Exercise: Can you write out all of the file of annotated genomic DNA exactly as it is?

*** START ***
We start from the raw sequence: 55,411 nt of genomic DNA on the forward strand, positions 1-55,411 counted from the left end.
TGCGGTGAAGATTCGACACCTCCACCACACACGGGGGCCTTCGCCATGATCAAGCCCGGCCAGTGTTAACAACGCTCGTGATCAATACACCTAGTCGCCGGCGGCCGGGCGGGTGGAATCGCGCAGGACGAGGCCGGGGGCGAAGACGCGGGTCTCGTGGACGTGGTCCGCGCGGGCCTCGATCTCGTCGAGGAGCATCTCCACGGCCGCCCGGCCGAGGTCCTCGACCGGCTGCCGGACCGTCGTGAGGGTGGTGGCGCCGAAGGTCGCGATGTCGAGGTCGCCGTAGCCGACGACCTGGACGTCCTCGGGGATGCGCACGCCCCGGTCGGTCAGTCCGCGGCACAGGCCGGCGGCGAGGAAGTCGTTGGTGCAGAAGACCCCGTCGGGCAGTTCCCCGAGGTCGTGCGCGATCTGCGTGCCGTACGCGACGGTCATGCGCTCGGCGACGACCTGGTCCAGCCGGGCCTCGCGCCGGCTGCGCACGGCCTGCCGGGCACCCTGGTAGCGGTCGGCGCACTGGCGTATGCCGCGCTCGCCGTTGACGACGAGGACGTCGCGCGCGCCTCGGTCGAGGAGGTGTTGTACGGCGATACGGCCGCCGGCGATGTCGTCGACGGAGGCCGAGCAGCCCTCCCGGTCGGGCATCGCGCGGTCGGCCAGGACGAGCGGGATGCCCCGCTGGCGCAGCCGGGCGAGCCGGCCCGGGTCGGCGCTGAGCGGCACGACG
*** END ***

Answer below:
We start from the raw sequence: 55,411 nt of genomic DNA on the forward strand, positions 1-55,411 counted from the left end.
TGCGGTGAAGATTCGACACCTCCACCACACACGGGGGCCTTCGCCATGATCAAGCCCGGCCAGTGTTAACAACGCTCGTGATCAATACACCTAGTCGCCGGCGGCCGGGCGGGTGGAATCGCGCAGGACGAGGCCGGGGGCGAAGACGCGGGTCTCGTGGACGTGGTCCGCGCGGGCCTCGATCTCGTCGAGGAGCATCTCCACGGCCGCCCGGCCGAGGTCCTCGACCGGCTGCCGGACCGTCGTGAGGGTGGTGGCGCCGAAGGTCGCGATGTCGAGGTCGCCGTAGCCGACGACCTGGACGTCCTCGGGGATGCGCACGCCCCGGTCGGTCAGTCCGCGGCACAGGCCGGCGGCGAGGAAGTCGTTGGTGCAGAAGACCCCGTCGGGCAGTTCCCCGAGGTCGTGCGCGATCTGCGTGCCGTACGCGACGGTCATGCGCTCGGCGACGACCTGGTCCAGCCGGGCCTCGCGCCGGCTGCGCACGGCCTGCCGGGCACCCTGGTAGCGGTCGGCGCACTGGCGTATGCCGCGCTCGCCGTTGACGACGAGGACGTCGCGCGCGCCTCGGTCGAGGAGGTGTTGTACGGCGATACGGCCGCCGGCGATGTCGTCGACGGAGGCCGAGCAGCCCTCCCGGTCGGGCATCGCGCGGTCGGCCAGGACGAGCGGGATGCCCCGCTGGCGCAGCCGGGCGAGCCGGCCCGGGTCGGCGCTGAGCGGCACGACG